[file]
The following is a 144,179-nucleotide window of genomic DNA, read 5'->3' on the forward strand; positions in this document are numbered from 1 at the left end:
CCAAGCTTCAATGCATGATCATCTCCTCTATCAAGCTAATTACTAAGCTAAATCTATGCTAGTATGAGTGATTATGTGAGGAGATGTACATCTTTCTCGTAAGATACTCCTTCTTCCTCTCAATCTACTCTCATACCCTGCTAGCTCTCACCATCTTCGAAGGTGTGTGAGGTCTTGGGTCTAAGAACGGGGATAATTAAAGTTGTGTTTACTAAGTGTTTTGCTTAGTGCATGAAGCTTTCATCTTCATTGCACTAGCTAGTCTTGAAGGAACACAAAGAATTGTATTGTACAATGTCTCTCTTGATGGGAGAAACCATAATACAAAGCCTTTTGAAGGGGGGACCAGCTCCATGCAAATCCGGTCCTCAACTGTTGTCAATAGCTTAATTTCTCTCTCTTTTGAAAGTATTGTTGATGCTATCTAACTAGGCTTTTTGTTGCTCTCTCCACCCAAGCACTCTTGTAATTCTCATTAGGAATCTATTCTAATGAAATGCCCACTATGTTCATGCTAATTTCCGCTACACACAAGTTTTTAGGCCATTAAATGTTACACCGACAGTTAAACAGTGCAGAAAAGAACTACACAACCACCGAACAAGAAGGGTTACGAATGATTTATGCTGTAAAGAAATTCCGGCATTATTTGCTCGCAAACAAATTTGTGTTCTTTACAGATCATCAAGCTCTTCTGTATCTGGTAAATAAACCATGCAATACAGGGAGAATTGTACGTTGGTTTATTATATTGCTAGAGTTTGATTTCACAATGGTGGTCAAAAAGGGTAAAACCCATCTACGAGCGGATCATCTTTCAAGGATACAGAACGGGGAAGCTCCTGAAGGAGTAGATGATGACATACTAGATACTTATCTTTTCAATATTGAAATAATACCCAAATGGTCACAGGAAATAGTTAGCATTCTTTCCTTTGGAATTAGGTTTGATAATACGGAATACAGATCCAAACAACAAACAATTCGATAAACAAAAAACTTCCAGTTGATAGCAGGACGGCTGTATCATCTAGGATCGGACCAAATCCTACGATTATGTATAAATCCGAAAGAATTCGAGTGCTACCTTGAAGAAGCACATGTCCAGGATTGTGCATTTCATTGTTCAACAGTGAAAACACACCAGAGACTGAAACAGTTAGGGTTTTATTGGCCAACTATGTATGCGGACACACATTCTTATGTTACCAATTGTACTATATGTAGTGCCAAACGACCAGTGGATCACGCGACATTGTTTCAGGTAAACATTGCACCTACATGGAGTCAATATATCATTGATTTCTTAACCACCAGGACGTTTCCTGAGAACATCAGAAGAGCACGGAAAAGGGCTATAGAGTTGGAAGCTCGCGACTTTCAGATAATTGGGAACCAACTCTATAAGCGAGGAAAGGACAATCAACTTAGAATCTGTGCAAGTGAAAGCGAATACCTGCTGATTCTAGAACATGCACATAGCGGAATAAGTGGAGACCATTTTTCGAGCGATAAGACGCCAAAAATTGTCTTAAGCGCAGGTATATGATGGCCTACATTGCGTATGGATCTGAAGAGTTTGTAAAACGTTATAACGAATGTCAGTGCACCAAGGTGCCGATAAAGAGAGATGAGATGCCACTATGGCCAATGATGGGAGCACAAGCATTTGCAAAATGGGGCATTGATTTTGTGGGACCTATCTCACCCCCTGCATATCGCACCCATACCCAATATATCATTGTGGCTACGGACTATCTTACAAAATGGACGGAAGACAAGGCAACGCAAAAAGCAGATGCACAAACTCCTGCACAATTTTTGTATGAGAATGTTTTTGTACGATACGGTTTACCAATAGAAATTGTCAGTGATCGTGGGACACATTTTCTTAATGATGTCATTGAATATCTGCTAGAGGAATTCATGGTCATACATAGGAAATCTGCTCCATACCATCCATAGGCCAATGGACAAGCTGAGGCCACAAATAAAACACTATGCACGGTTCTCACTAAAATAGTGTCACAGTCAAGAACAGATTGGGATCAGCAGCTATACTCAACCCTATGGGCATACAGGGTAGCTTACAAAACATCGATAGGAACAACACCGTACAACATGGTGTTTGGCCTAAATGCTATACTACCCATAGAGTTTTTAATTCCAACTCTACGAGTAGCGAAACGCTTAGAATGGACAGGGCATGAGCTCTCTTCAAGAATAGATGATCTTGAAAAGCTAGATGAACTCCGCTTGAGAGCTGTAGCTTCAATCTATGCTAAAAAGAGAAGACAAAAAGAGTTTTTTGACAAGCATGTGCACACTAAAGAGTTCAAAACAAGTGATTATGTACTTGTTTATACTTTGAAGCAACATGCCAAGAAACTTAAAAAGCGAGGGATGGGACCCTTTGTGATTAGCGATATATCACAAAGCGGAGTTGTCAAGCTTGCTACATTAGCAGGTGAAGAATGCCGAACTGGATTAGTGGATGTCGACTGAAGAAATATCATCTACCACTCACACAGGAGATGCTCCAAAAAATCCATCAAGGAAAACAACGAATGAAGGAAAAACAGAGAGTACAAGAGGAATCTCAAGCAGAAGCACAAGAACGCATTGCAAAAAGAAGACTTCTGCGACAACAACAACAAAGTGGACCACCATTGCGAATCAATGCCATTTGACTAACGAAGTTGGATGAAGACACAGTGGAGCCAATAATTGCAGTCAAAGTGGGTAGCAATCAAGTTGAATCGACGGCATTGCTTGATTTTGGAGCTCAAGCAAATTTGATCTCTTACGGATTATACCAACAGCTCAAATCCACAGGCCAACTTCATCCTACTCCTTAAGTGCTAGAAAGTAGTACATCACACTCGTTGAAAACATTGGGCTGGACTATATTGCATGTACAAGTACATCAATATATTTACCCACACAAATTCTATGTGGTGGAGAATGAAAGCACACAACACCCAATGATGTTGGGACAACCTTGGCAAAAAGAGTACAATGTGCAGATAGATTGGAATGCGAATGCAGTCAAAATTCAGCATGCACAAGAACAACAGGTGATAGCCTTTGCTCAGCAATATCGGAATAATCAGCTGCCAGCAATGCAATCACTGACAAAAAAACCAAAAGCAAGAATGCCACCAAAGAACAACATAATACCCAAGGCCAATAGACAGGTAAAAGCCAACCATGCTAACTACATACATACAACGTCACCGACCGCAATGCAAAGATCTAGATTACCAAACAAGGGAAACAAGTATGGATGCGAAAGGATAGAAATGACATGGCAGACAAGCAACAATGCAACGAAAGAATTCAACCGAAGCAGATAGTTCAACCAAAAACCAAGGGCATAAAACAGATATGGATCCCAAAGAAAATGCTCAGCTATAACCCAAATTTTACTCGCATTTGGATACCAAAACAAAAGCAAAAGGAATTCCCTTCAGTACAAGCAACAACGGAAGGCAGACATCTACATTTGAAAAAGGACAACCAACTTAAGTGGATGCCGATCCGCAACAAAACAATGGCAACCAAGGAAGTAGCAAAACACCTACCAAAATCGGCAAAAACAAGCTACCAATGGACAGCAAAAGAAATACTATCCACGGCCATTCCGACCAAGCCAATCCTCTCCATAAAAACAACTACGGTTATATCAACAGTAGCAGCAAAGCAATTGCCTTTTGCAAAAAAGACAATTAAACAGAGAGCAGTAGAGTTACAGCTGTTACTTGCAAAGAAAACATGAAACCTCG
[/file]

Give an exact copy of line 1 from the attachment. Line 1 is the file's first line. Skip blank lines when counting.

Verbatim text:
The following is a 144,179-nucleotide window of genomic DNA, read 5'->3' on the forward strand; positions in this document are numbered from 1 at the left end: